Port Manatee fires communications director amid abuse allegations

skennedy@bradenton.comSeptember 24, 2013 

MANATEE -- Another key official at Port Manatee has been dismissed from her $72,000-a-year post, failing to make her six-month probationary period.

Julie Yeh, hired as Port Manatee's corporate communications manager on April 22, was dismissed Friday, according to port documents. She could not be reached for comment Tuesday.

Dave Sanford, interim port chief of staff, said officials had decided Yeh would not be retained.

"The port made a performance-based decision to not extend Ms. Yeh's period with the port beyond her probationary term," Sanford said in an e-mail to the Herald. "It is not considered ethical policy to comment further upon personnel matters, particularly as regards an individual employee."

In June, Yeh contended she had been "illegally bullied and intimidated" by Robert J. Armstrong, port deputy executive director and chief financial officer.

Yeh's harassment involved Armstrong's son, she wrote in a formal complaint to Port Manatee Executive Director Carlos Buqueras.

"Mr. Armstrong's extreme abusive behavior towards me tells me that he is actively trying to intimidate and harass employees into cover-ups," she wrote. "That Mr. Armstrong would boldly carry out this bullying and intimidation during an active investigation demonstrates

that he feels entitled, comfortable and protected."

Yeh wrote she was convinced Armstrong similarly bullied others into looking the other way on his son's behalf.

Armstrong's son, Robert B. Armstrong, who also was a port employee, was fired after he was arrested and charged in connection with stealing port property, dealing in stolen property and defrauding a pawnbroker. He has pleaded "not guilty."

His father returned items to the port police say were stolen by his son. The elder Armstrong has been charged with a single count as an accessory after the fact. He was fired by the port June 27. At the time, Buqueras said he had "lost confidence" in Armstrong's ability to effectively perform his job, which paid $127,587 annually.

An internal investigation was launched by port attorney Jennifer Cowan. The 13-page report found that port officials did not always adhere to their own drug-free workplace policy. In at least one instance, Armstrong's son was allowed to return to work even though he had acknowledged he couldn't pass a drug test, according to Cowan's findings.

Her report cited a Jan. 16 incident in which the younger Armstrong was asked if he could pass a drug test. He confirmed he could not but was not tested, the report said.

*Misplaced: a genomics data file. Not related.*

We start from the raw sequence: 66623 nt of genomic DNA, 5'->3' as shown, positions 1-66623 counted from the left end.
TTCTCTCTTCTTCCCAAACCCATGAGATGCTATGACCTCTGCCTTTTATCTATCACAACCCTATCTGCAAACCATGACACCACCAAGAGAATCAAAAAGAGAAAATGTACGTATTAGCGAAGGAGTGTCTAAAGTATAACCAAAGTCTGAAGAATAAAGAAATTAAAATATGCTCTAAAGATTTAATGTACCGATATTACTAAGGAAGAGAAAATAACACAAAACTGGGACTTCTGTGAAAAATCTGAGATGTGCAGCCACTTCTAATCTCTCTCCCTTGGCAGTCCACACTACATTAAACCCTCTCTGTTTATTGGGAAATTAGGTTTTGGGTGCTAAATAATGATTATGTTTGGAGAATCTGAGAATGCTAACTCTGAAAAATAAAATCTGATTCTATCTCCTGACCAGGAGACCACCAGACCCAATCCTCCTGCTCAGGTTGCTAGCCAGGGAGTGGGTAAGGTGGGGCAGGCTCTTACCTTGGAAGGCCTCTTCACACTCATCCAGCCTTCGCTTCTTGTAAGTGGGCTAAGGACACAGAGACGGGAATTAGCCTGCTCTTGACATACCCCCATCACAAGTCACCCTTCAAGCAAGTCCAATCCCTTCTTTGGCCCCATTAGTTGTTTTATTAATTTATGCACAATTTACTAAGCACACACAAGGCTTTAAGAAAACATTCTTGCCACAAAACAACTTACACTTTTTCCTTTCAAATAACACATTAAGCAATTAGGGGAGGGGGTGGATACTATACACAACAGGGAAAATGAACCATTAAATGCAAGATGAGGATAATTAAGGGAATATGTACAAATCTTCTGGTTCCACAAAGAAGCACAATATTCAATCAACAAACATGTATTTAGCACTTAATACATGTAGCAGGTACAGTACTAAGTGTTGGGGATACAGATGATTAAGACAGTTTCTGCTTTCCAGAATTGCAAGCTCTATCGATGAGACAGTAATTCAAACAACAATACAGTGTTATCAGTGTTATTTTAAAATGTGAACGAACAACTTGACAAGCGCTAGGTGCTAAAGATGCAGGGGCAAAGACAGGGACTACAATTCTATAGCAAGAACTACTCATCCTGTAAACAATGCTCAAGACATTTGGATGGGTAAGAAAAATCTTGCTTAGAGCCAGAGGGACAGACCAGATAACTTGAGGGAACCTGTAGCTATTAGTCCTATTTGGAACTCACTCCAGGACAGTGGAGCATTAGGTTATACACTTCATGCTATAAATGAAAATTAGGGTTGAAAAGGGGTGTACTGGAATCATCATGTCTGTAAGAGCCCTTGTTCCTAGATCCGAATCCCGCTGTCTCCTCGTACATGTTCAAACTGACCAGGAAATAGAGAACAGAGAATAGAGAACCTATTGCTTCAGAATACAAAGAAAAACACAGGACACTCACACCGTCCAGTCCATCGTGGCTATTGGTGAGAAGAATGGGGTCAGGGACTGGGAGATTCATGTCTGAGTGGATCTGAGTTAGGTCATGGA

The elder Armstrong denied knowing anything about the situation when the report was released last month. He also denied the accusations made by Yeh.

"In regard to Ms. Yeh, I adamantly deny I ever threatened her or in any way intimidated her or anyone else," he told the Bradenton Herald. "That is 100 percent untrue."

Yeh's complaint followed a similar one filed last winter by Jill VanderPol, then-port communications manager, who later resigned.

VanderPol complained of a "hostile work environment," charging favoritism and improper behavior among her superiors, particularly the elder Armstrong. An internal investigation into VanderPol's complaint found no conclusive evidence of favoritism, according to a Jan. 30 report. The report did state, however, the senior Armstrong spoke to women in a condescending, aggressive way. Armstrong noted Tuesday that "all Ms. VanderPol's allegations were found to be unfounded by Lewis, Longman and Walker."

Earlier this month, Buqueras was arrested and charged with domestic battery after an argument with his wife over household bills turned physical, according to the Manatee County Sheriff's Office. He was unavailable for comment Tuesday.

Asked about the string of arrests and firings involving port officials, Port Authority Chairwoman Carol Whitmore said Tuesday she "takes every bit of it seriously."

She said she could not speak freely about the incidents because they are going through the legal process right now.

"Anything that tarnishes the mission of the port, I take very seriously," she said.

Sara Kennedy, Herald reporter, can be reached at 941-745-7031. Follow her on Twitter @sarawrites.

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